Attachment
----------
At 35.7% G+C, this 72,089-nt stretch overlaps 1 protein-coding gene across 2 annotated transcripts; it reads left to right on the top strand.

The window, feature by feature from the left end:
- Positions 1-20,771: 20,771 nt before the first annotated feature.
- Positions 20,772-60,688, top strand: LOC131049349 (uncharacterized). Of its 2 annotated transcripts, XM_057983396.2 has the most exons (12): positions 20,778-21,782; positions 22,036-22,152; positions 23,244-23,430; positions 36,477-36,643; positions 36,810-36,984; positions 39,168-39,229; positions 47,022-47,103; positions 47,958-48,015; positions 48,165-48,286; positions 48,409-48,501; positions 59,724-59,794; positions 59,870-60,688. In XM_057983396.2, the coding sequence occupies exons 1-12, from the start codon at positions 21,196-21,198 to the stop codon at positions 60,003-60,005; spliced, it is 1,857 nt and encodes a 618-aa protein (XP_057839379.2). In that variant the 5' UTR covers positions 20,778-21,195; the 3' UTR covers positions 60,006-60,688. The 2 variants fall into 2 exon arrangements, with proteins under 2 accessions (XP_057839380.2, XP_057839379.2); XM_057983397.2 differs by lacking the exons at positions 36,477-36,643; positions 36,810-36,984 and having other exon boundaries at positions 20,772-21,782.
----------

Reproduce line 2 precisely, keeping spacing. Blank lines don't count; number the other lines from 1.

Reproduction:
The window, feature by feature from the left end: